This past weekend, I attended my grandfather's funeral. He lived a long, beautiful life and while he was in constant pain from years of sickness, the idea that he is finally out of pain and in heaven sits well with my family and me.
My entire family lives in South Florida so I don't see them as often as I would like to. And although this wasn't the most ideal family reunion, it was still comforting to be in each other's company.
Besides the fact that I was attending the funeral of my grandfather, it was also the very first funeral I had ever attended. Because of this, I wasn't exactly sure what to expect. Sure, I've heard of how funerals are from other people and have seen them on TV, but I wasn't sure how I was going to take it. I wasn't sure of the emotions I would feel, the way the melancholy energy in the room would impact me, or how I would go about the grieving process.
Overall, the main things I got out of my grandfather's funeral were lessons, which is exactly how he would have wanted it.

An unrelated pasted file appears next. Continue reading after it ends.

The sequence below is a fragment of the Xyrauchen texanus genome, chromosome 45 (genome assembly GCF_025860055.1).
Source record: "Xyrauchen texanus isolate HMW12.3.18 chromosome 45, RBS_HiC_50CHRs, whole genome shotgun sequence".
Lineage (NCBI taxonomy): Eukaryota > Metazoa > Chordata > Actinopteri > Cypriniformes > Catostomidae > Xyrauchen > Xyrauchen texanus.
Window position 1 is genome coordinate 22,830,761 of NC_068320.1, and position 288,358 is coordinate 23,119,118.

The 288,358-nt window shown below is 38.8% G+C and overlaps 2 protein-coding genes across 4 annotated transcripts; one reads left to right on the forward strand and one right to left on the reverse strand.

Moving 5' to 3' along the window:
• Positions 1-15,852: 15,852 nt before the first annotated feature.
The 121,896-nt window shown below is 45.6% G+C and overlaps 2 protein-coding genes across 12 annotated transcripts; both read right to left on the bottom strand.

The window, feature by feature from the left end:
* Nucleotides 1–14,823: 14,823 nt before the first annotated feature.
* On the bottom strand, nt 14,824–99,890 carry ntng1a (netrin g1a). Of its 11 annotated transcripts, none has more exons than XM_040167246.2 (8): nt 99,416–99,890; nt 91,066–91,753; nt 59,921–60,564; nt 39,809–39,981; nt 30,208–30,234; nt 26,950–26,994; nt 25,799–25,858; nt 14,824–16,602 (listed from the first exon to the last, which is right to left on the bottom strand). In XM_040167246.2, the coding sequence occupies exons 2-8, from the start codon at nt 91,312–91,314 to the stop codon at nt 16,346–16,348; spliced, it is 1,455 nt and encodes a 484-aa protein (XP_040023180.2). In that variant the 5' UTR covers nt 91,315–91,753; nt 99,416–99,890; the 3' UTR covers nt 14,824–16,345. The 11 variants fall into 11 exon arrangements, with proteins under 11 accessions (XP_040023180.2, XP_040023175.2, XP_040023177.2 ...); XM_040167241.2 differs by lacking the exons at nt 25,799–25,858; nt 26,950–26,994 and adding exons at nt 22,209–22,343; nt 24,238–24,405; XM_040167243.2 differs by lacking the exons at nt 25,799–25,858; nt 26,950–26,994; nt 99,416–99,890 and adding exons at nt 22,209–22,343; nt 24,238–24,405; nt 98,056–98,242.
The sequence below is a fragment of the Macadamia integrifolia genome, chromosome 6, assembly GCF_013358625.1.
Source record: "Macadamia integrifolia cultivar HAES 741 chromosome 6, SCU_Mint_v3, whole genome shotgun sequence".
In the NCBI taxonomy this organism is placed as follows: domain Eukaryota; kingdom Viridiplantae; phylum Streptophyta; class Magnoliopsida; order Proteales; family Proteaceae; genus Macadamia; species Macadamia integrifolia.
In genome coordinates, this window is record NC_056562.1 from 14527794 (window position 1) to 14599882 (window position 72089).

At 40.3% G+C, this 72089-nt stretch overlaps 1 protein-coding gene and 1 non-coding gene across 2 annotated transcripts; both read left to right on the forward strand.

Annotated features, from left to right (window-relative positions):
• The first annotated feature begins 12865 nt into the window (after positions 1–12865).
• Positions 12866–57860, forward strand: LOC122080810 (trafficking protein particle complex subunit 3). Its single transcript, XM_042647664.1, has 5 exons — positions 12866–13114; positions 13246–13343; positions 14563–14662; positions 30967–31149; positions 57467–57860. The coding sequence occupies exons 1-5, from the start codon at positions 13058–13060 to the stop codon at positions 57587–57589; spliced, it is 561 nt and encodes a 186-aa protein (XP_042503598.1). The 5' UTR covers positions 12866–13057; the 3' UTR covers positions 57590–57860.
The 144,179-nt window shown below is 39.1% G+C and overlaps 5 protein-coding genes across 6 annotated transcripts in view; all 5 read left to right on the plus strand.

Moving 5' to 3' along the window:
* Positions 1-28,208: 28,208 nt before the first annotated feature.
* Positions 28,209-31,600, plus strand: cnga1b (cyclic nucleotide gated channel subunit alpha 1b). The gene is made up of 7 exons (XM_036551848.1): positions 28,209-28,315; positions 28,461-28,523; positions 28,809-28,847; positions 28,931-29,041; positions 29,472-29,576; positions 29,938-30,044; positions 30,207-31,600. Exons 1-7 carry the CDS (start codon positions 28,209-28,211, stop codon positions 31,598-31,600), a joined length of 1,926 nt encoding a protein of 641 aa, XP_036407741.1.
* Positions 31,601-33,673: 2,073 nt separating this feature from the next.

My grandpa would fit a lesson in with almost every story he told my cousins and I. From the importance of saving money to choosing the person you're going to marry one day, the wise words of my grandpa will stick with me forever.
During the service, my dad and his siblings spoke about their father. They gave a timeline of the most significant moments in his life. And while I was listening to my dad and my aunts and uncles speak, I realized there was a lot of things I never knew about my grandpa.
I always knew he was a veteran, but not the details about what his position was or what war he fought in. I always knew he was a hard worker his whole life, but not to the extent in which I learned during that service. I always knew he was a family man, but the stories being told about him validated that even more.
And what I took from this was - why wait to learn about someone when they pass when you can learn while they're still here?
Our time on this earth with the ones we love is so precious that we should cherish every moment we have with them. There are so many imperative moments and memories in my grandpa's life that I could have discussed with him while he was still here. I just found out about them too late.
Another thing I learned from this whole experience is how powerful the love of family can be.
My family on just my dad's side consists of 20 people. In other words, my grandma and grandpa are the foundation of a huge, strong, beautiful family. But when one of the main pieces of a foundation is no longer there, the support and comfort of family are there to pick up the pieces and strengthen each other even more.
As sad and hard as it was to attend my grandfather's funeral, I was able to take some lessons out of it which is exactly what he would have wanted.